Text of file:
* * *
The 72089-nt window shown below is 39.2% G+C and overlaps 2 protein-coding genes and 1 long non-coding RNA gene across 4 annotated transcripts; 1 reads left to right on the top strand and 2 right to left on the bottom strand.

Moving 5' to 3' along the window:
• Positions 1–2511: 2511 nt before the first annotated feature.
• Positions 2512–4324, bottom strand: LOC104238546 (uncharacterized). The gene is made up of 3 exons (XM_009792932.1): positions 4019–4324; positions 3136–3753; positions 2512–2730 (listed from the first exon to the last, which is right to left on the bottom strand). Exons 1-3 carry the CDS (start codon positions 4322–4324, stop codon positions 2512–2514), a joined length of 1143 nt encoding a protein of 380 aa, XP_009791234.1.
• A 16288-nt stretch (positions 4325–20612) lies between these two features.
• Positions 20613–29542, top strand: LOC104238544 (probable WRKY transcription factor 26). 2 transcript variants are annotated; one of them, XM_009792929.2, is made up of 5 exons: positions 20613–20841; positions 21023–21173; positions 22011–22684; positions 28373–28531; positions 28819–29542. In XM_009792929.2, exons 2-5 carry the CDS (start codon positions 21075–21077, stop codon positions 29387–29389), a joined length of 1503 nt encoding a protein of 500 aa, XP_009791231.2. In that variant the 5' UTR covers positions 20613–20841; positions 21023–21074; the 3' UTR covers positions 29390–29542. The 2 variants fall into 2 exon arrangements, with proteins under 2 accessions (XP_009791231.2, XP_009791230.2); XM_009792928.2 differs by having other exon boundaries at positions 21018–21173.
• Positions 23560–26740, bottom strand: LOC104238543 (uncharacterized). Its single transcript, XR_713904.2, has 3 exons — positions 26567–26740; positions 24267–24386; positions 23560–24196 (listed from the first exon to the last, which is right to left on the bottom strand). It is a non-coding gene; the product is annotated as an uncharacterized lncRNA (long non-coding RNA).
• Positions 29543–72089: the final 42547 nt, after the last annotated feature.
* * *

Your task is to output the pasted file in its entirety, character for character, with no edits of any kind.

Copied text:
The 72089-nt window shown below is 39.2% G+C and overlaps 2 protein-coding genes and 1 long non-coding RNA gene across 4 annotated transcripts; 1 reads left to right on the top strand and 2 right to left on the bottom strand.

Moving 5' to 3' along the window:
• Positions 1–2511: 2511 nt before the first annotated feature.
• Positions 2512–4324, bottom strand: LOC104238546 (uncharacterized). The gene is made up of 3 exons (XM_009792932.1): positions 4019–4324; positions 3136–3753; positions 2512–2730 (listed from the first exon to the last, which is right to left on the bottom strand). Exons 1-3 carry the CDS (start codon positions 4322–4324, stop codon positions 2512–2514), a joined length of 1143 nt encoding a protein of 380 aa, XP_009791234.1.
• A 16288-nt stretch (positions 4325–20612) lies between these two features.
• Positions 20613–29542, top strand: LOC104238544 (probable WRKY transcription factor 26). 2 transcript variants are annotated; one of them, XM_009792929.2, is made up of 5 exons: positions 20613–20841; positions 21023–21173; positions 22011–22684; positions 28373–28531; positions 28819–29542. In XM_009792929.2, exons 2-5 carry the CDS (start codon positions 21075–21077, stop codon positions 29387–29389), a joined length of 1503 nt encoding a protein of 500 aa, XP_009791231.2. In that variant the 5' UTR covers positions 20613–20841; positions 21023–21074; the 3' UTR covers positions 29390–29542. The 2 variants fall into 2 exon arrangements, with proteins under 2 accessions (XP_009791231.2, XP_009791230.2); XM_009792928.2 differs by having other exon boundaries at positions 21018–21173.
• Positions 23560–26740, bottom strand: LOC104238543 (uncharacterized). Its single transcript, XR_713904.2, has 3 exons — positions 26567–26740; positions 24267–24386; positions 23560–24196 (listed from the first exon to the last, which is right to left on the bottom strand). It is a non-coding gene; the product is annotated as an uncharacterized lncRNA (long non-coding RNA).
• Positions 29543–72089: the final 42547 nt, after the last annotated feature.